Super Hornet (5) (And now a word about engines from a pilot)

I found this on one of Laurie Hawn’s social media pages:

“And now a word about engines.

I have the utmost respect for Hon. Marc Garneau as a naval officer, engineer, mission specialist astronaut and Member of Parliament and might even call him a friend. However, he is not qualified to speak as emphatically as he has about the F-35 being unacceptable because it is single engine. I have over 7,000 hours in single and twin- engine jets, mostly CF-104, CF-18 and T-33, and would like to offer some perspective.

VISIT - FIGHTER DET HCOL 9 JAN 16

In my close to 2000 hours flying the single engine CF-104, I never had an engine incident of any kind. In my close to 1500 hours flying the twin engine CF-18, I had a few but nothing serious. I was part of the team that selected the CF-18 over the single engine F-16. Engine configuration was not a major factor; overall mission capability and growth potential were the major factors. As it has turned out, the F-16 has had a better overall safety record than the F-18. And, engine technology has advanced dramatically since those aircraft were built. Twin-engine airliners routinely fly the overseas routes, where four engines were regulated earlier. Single engine aircraft are also easier and cheaper to maintain than twin engine aircraft, from the engine technician’s perspective.

The USAF has been flying the F-16 from Fairbanks, Alaska without incident for many years. The USAF will fly the F-35 from Alaska and the Danes and Norwegians will fly the F-35 in the North, with Finland likely to join the northern F-35 club. The U.S. Navy will fly the F-35 from aircraft carriers a very long way from anywhere else.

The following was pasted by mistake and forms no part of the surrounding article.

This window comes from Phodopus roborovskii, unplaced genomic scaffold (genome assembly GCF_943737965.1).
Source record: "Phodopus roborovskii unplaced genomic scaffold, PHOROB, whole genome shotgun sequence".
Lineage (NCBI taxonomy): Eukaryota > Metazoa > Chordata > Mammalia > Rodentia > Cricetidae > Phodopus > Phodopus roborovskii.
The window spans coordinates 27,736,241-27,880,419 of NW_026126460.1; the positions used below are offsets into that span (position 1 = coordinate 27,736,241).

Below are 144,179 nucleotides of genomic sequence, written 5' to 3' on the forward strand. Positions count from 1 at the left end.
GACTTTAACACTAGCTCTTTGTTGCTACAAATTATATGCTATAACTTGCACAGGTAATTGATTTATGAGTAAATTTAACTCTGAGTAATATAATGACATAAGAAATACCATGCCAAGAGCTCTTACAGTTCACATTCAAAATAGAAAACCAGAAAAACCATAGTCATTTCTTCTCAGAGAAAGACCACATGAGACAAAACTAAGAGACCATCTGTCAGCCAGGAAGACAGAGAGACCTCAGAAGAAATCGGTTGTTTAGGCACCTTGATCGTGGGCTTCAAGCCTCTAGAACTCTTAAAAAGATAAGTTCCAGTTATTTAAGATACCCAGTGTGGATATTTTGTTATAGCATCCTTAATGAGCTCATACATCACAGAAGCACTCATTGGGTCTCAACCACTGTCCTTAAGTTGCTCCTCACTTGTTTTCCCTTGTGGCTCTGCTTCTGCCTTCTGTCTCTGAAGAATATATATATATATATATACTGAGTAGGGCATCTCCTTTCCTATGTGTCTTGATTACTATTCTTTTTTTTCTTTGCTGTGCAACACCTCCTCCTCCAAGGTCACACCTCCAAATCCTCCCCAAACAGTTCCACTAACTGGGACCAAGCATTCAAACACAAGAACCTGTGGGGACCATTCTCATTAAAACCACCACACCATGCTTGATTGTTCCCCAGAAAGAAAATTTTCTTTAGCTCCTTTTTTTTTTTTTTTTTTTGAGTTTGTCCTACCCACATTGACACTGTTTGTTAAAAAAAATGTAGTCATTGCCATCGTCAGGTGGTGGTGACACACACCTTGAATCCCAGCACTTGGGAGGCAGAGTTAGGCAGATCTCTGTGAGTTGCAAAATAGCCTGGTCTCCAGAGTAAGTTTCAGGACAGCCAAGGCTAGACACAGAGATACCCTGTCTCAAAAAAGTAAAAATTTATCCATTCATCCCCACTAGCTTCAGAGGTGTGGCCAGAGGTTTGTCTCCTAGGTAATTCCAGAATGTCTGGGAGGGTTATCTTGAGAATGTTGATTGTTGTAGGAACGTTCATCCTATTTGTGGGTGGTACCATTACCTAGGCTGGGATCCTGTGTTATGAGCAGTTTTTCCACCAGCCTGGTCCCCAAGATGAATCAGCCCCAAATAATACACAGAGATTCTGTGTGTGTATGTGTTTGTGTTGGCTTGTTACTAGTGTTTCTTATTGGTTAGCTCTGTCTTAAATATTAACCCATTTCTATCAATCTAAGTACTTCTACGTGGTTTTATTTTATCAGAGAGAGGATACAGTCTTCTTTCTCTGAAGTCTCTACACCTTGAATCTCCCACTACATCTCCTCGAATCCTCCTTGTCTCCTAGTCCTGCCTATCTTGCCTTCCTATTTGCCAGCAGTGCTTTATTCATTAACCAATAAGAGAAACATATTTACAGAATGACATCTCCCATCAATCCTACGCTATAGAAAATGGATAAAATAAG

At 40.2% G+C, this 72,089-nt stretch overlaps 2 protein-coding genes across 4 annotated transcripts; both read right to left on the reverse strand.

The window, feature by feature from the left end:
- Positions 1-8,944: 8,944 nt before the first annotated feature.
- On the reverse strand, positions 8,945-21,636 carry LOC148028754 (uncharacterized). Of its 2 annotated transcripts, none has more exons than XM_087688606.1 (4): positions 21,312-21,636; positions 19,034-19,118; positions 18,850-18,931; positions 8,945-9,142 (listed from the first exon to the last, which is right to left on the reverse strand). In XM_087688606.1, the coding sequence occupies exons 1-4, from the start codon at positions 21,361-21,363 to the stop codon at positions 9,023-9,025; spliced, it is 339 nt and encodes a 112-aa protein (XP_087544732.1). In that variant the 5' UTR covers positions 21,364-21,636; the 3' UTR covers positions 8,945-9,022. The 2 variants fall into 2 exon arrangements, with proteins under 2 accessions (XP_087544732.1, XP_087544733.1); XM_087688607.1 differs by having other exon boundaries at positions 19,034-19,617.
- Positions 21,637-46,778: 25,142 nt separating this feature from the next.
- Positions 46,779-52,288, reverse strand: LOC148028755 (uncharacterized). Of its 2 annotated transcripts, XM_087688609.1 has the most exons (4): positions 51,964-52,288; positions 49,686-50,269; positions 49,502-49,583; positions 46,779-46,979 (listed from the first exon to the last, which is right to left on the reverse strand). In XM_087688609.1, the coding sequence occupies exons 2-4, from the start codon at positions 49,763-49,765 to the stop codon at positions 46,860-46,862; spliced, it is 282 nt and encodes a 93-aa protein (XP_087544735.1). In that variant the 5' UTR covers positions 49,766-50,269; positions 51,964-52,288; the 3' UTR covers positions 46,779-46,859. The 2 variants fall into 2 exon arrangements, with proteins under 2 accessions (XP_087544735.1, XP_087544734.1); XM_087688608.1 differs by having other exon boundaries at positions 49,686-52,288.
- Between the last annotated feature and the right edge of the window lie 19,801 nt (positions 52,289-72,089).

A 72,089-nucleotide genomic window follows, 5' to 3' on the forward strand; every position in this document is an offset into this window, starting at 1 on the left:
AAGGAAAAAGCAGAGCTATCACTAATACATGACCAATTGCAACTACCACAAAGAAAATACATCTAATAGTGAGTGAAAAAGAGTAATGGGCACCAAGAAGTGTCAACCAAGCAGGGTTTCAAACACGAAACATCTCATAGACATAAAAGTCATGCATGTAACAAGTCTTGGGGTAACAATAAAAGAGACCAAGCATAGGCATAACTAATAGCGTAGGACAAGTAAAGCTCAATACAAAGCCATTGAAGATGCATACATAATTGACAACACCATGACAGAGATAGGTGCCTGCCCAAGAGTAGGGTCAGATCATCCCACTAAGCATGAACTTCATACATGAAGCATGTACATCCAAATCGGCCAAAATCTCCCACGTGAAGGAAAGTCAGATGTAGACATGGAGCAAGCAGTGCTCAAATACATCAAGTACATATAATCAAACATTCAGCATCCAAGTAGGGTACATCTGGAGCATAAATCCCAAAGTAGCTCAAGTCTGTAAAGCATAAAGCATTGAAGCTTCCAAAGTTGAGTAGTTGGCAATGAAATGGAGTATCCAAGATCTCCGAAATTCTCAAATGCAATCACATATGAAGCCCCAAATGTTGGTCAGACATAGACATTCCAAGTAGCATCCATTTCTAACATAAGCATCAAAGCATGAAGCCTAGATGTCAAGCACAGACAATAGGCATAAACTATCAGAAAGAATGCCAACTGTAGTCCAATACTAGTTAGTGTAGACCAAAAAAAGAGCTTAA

The single-engine configuration of the F-35 is simply NOT a valid reason TO NOT buy the aircraft, when there are so many other valid reasons TO buy the aircraft.”

 

downloadLaurie Hawn is a retired Conservative member of parliament; he was elected three times and he was a parliamentary secretary, not a cabinet minister. He is, also a retired lieutenant colonel, a fighter pilot who flew both the F-104 Starfighter and CF-18 Hornet, and it is from that platform that he speaks about engines.

(I was in National Defence Headquarters in the mid 1980s, in the group responsible for, inter alia, procurement and engineering. I was not involved with any specific project but I saw many of the files on many of them, including the CF-18 and I agree with Lieutenant Colonel (ret’d) Hawn that while there was discussion of one engine vs two it was not a ‘deal breaker.’ Quite simply, engine performance and reliability was vastly improved over previous generations, and is even more improved, today, I suppose ~ I learned a lot about RAM-D (Reliability, Availability, Maintainability, and Durability) back in those days, largely when the topic was aircraft engineering.)

Unlike Laurier Hawn, I am not sure which aircraft is best ~ everything I have heard and read, including from many pilots who have debated the aircraft (and the engine issues) on Army.ca, leads me towards supporting the F-35 Lightning, but …

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